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ARTCAT

CALENDAR | HOSTING



Steven Samet, 42 Refrigerators

Art 101
101 Grand Street, 718-302-2242
Williamburg
May 16 - June 15, 2008
Reception: Friday, May 16, 6 - 8 PM
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It is with great anticipation that ART 101 announces the opening of the next exhibition, “42 REFRIGERATORS” a photographic installation by Steven Samet.

The opening reception is on Friday May 16 from 6 to 9 pm and the show runs through June 15th. Steven Samet has been photographing refrigerators for eight years; the works in this exhibition are selected from images made in the past year.

Mr. Samet, a native New Yorker, took drawing and painting classes through high school, went on to The Pratt Institute, the Art Students League, and L’Ecole des Beaux Arts in Paris. His work has been exhibited at the Musee du Columbier, in Ales, France, as well as museums, universities, and galleries in the U.S.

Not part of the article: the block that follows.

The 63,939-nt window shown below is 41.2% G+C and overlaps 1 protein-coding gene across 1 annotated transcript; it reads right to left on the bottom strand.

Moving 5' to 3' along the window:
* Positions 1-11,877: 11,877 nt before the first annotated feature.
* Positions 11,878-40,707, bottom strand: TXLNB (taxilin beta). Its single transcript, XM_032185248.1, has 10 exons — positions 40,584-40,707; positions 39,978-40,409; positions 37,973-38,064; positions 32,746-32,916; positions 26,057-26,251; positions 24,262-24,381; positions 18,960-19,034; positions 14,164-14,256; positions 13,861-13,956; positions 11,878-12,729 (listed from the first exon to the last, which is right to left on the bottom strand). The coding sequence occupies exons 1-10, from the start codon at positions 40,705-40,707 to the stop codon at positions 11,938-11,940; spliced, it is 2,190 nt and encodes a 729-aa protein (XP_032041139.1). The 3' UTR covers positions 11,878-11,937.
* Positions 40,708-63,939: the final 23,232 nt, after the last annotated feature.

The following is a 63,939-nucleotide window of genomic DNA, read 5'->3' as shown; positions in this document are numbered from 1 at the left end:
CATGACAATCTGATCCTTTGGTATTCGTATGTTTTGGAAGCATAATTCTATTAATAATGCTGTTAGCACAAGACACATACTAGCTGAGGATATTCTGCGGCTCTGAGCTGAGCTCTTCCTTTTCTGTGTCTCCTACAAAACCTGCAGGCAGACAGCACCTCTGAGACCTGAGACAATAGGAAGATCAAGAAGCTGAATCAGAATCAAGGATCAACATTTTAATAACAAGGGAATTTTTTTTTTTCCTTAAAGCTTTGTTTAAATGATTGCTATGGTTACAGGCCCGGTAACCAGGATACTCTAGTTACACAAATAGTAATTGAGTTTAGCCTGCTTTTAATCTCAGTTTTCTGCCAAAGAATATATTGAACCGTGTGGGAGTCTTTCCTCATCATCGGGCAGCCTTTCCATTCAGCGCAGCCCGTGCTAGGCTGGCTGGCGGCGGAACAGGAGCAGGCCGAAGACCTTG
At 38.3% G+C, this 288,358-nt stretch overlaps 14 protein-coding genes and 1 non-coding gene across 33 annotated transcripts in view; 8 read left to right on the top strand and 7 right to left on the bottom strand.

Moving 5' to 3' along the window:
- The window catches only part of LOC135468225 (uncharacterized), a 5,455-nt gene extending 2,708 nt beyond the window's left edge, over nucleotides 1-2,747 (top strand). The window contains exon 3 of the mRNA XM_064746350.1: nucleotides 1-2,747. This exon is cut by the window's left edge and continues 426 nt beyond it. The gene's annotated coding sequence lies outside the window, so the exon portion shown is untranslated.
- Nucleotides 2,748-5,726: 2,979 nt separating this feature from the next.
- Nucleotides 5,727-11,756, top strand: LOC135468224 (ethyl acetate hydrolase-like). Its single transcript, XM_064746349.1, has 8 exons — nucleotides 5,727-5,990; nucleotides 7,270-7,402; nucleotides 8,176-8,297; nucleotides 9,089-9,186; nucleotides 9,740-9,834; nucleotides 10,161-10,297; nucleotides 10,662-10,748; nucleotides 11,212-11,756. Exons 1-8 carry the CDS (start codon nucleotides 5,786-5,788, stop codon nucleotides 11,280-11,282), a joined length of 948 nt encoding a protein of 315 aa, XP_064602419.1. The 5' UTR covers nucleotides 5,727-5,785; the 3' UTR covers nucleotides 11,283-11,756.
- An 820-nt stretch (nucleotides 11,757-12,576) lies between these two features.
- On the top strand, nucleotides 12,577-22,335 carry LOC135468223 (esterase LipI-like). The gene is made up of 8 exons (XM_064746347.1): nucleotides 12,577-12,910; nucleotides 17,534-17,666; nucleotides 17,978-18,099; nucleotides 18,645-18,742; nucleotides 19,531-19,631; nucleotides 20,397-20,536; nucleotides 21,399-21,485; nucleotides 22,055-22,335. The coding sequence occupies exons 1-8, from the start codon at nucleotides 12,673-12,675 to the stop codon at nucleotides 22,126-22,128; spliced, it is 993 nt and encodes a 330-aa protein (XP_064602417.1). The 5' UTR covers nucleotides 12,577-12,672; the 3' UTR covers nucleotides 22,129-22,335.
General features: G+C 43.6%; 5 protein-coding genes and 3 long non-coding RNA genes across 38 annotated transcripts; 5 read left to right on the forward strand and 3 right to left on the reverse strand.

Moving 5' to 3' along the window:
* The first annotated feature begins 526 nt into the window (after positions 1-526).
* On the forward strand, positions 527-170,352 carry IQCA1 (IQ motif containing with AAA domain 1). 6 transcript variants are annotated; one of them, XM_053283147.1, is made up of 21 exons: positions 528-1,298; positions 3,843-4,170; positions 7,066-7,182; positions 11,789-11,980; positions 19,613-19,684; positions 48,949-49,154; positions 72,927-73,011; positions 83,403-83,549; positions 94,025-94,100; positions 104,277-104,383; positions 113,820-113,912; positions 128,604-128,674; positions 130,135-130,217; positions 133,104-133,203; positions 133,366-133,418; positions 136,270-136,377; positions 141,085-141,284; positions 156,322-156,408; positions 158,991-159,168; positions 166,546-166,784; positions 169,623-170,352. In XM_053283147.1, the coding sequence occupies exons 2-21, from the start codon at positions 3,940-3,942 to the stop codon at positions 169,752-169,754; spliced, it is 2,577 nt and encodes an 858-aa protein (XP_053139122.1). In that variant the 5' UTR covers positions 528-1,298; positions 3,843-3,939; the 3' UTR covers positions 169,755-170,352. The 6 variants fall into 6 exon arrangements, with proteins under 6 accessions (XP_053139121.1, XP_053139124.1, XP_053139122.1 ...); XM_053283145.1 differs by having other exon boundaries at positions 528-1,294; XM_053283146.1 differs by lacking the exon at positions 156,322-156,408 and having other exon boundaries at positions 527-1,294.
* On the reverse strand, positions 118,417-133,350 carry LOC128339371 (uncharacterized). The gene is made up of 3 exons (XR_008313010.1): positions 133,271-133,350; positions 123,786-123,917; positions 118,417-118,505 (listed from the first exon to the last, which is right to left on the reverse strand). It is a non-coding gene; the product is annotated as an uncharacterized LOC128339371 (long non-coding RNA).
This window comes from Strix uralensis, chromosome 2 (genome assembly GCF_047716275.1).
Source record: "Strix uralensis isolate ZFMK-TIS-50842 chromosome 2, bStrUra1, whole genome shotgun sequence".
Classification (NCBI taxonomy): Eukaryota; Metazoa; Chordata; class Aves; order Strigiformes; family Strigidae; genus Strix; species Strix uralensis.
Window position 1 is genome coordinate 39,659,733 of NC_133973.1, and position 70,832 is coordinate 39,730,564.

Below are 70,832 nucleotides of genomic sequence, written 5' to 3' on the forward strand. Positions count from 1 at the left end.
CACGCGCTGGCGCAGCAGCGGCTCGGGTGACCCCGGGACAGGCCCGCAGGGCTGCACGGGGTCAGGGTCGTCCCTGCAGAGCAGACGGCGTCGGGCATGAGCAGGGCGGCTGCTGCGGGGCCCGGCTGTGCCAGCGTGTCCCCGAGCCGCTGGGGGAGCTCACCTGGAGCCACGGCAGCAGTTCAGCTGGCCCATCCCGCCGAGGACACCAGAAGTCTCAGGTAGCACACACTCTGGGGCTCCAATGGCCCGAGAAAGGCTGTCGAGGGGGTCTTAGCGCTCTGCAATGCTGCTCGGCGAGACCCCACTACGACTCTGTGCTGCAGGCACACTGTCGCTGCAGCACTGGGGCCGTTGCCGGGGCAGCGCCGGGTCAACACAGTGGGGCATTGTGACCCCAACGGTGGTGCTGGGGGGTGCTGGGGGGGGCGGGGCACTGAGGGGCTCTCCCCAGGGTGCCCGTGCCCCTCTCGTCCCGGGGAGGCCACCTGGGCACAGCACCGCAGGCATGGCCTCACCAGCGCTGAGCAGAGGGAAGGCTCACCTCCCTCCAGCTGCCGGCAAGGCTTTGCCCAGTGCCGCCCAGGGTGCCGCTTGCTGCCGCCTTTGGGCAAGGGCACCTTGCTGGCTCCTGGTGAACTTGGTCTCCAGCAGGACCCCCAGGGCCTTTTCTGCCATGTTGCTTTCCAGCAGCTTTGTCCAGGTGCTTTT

This body of work provokes discussion from myriad points of view: the purely sociological, the conceptual, the use of single images; the eye of the photographer, the revelation of the open door, to list but a few.

In response to the question, “Why refrigerators?” Samet’s off-the-cuff response momentarily transcends our earthbound scrutiny.

“Although there is one unique Refrigerator in each of my pictures, that seemingly overpowering fact is quite irrelevant to the truth that my work is really about Fire and Ice…and what I wish to present are great historical tableaux; here the afterglow of a battle on the Thames, there the wounded ironclad nearly obscured in the vapors of battle…sometimes the pictures portray an Aristocracy, cloaked in velvet and trimmed in gold and silver…and here find the Cherubim’s chubby arms, smooth as Cheese-Whiz…there a Chapel, surfaces all of Fresco, Heaven is open, and Angels are ascending…and now here is the Vanitas-Still-Life, and there a Later Breakfast –Piece and there a take out Banquet-Piece…and it is all the Japanese Print…and then we find One Simple Vessel, made of Styrofoam, perfectly rendered, as if it wants to be in the corner of the background of a painting by Chardin.”

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